As you stroll through the archway of Cinderella Castle and enter New Fantasyland at the Magic Kingdom, your attention will immediately be drawn to the spinning grand carousel known as Prince Charming Regal Carrousel. This delightfully classic mainstay has stood the test of time and provided an added whimsy that truly highlights what this spectacular Land is all about. Young or old, this simple yet elaborately detailed attraction with its colorful regal steeds and jaunty rhythms of classic Disney melodies played by an old-fashioned organ will bring a smile to your face as you take a spin, catching quick and whirling glimpses of all the wondrous sights of New Fantasyland along the way. Saddle up and journey with us as we count down 8 sensational facts about this wonderful Disney attraction.
8. The History
The Magic Kingdom carousel was originally built in 1917 by The Philadelphia Toboggan Co., an incredibly prestigious company that manufactured amusement park staples such as wooden roller coasters, toboggans (roller coaster cars) and, of course, carousels. It is one of the largest of its kind in the world, measuring 60-feet in diameter. This carousel has moved quite a bit since its creation, originally being built for the long-gone Detroit Palace Garden Park and then moving to the now defunct Olympic Park in Maplewood, New Jersey. In 1967, Disney Imagineers purchased the handmade carousel known as “Liberty” from Olympic Park and performed extensive renovations before introducing it to the Magic Kingdom as Cinderella’s Golden Carrousel in 1971.
7. Precise Placement
During the installation in 1971 at the Magic Kingdom, Roy O. Disney—possessing the same focused precision and determined exactitude of his brother Walt—noticed that the carousel was slightly off-center from the Cinderella Castle breezeway and needed to be realigned. It was moved 8-inches to its present-standing position.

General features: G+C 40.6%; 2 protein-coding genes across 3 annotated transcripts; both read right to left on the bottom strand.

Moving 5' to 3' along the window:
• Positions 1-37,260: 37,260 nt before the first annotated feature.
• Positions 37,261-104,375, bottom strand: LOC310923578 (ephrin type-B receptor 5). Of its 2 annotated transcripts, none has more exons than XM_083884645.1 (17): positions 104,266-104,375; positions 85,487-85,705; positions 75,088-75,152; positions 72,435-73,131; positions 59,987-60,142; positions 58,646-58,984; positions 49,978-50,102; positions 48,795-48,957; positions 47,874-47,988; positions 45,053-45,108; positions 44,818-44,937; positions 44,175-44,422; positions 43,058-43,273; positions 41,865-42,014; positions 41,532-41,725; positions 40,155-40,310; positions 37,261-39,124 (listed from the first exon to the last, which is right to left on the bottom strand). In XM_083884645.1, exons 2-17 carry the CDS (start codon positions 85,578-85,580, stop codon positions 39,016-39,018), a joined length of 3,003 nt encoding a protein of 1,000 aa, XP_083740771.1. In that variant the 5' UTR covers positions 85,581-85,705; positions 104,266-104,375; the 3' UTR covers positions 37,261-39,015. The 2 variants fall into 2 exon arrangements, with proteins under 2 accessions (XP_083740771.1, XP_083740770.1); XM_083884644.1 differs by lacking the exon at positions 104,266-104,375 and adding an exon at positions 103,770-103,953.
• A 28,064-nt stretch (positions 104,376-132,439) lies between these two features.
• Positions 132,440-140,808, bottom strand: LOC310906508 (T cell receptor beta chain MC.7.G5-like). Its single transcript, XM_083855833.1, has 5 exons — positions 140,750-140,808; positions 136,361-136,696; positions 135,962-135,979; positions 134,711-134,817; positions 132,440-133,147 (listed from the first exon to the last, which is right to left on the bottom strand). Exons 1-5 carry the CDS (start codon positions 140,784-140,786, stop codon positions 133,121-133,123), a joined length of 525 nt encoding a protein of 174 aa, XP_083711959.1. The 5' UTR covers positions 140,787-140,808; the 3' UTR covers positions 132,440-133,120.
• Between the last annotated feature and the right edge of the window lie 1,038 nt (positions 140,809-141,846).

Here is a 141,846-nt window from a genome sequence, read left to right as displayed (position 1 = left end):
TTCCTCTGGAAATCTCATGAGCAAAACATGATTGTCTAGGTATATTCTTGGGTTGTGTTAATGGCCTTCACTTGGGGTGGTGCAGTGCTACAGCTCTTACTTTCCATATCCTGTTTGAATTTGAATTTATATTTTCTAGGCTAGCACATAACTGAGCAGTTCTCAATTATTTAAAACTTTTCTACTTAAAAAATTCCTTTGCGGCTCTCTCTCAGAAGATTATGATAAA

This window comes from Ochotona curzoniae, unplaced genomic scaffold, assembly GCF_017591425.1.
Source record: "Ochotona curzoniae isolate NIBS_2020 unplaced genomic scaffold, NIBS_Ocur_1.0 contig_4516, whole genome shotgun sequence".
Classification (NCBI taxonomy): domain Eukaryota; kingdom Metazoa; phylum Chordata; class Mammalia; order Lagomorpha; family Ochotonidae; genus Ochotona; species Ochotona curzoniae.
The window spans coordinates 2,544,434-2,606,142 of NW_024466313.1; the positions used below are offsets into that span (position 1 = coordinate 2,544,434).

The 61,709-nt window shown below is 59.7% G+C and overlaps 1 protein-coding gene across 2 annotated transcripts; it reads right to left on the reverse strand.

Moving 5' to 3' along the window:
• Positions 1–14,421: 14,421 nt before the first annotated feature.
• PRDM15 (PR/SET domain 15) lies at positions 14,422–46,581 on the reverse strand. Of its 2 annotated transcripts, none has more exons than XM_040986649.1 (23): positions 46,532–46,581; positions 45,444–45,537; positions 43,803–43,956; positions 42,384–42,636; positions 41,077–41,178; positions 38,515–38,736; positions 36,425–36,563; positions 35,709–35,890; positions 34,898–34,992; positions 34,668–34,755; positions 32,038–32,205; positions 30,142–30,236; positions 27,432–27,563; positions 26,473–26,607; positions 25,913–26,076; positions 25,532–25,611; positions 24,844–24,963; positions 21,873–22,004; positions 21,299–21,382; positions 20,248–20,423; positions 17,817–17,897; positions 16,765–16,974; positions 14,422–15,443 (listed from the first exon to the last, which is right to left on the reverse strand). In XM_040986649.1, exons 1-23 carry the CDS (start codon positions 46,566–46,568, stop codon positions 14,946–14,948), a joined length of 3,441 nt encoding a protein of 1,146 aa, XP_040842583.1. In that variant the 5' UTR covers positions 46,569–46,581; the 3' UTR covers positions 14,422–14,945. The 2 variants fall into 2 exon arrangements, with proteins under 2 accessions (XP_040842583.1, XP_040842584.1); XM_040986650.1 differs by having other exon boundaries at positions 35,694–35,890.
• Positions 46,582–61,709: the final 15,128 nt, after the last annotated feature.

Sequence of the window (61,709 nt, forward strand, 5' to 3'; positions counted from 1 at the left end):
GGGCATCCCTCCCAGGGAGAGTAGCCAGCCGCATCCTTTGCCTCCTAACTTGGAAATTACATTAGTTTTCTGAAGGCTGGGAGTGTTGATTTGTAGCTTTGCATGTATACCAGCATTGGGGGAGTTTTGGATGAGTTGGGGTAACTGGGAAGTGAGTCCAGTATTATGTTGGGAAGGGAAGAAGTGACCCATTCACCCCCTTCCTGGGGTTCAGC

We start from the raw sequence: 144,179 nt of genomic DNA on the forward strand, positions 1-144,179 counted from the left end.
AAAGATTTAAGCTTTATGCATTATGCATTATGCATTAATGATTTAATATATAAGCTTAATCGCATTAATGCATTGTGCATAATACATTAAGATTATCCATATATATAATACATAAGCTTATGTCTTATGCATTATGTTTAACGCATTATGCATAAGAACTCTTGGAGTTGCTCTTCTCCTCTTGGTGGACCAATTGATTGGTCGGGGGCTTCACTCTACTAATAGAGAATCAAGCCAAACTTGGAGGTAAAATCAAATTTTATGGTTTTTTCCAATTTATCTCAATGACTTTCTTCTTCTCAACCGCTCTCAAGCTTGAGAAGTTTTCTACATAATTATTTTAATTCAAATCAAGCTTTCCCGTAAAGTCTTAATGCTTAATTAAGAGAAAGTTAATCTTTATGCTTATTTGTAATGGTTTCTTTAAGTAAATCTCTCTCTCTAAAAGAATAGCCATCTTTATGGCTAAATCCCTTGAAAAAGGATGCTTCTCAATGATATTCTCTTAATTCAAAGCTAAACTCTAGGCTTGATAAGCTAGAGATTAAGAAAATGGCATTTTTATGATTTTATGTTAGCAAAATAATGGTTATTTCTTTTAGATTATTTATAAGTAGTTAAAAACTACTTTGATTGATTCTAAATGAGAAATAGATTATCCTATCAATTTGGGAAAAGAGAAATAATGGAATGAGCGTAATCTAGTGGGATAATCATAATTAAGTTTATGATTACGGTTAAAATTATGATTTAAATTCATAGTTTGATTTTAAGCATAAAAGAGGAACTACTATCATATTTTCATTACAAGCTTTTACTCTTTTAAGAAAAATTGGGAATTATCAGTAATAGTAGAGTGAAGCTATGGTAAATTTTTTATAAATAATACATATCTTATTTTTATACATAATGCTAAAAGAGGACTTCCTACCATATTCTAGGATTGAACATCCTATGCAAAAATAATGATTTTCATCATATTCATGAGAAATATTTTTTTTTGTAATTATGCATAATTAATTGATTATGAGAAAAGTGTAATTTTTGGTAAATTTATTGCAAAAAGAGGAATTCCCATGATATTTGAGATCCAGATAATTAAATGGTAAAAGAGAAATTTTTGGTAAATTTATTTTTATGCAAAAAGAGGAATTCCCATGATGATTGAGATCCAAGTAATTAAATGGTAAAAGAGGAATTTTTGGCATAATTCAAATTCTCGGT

6. Carousel vs. Carrousel
If you haven’t already noticed, the official moniker contains two “R’s,” having some wonder exactly which version of “carousel” is the correct spelling of the word. They both are actually, as the word “carousel” comes from the French word “carrousel” (originally from the 12th century Spanish “carosello” and Italian “garosello”) and can be used interchangeably. Consider the words “theater” and “theatre,” both correctly spelled. The fact is Disney uses both versions of the spelling throughout their theme parks all over the world. There is King Triton’s Carousel at California Adventure, Cinderella Carousel in Hong Kong Disneyland, and The Carousel of Progress inside Magic Kingdom, all using the one “R” version in their monikers.
5. A New Name and a New Backstory
In June of 2010, keeping with the New Fantasyland renovations and to better fit the plans of this reimagined Land, Disney officially changed the name of this attraction and gave it a unique backstory for the first time. Cinderella’s Golden Carrousel became Prince Charming Regal Carrousel and was accompanied with this tale:
“Following their fairy-tale romance and happily-ever-after wedding, Cinderella and Prince Charming took up residence in Cinderella’s Castle. With peace throughout the kingdom, Prince Charming had time to practice for jousting tournaments. In the countryside near the castle, he built a training device of carved horses, on which he could practice the art of ring-spearing, a tournament event in which a knight rides his horse full speed, lance in hand, toward a small ring hanging from a tree limb, with the object of spearing the ring. This event was known by various names throughout the lands, but generally came to be called ‘carrousel.’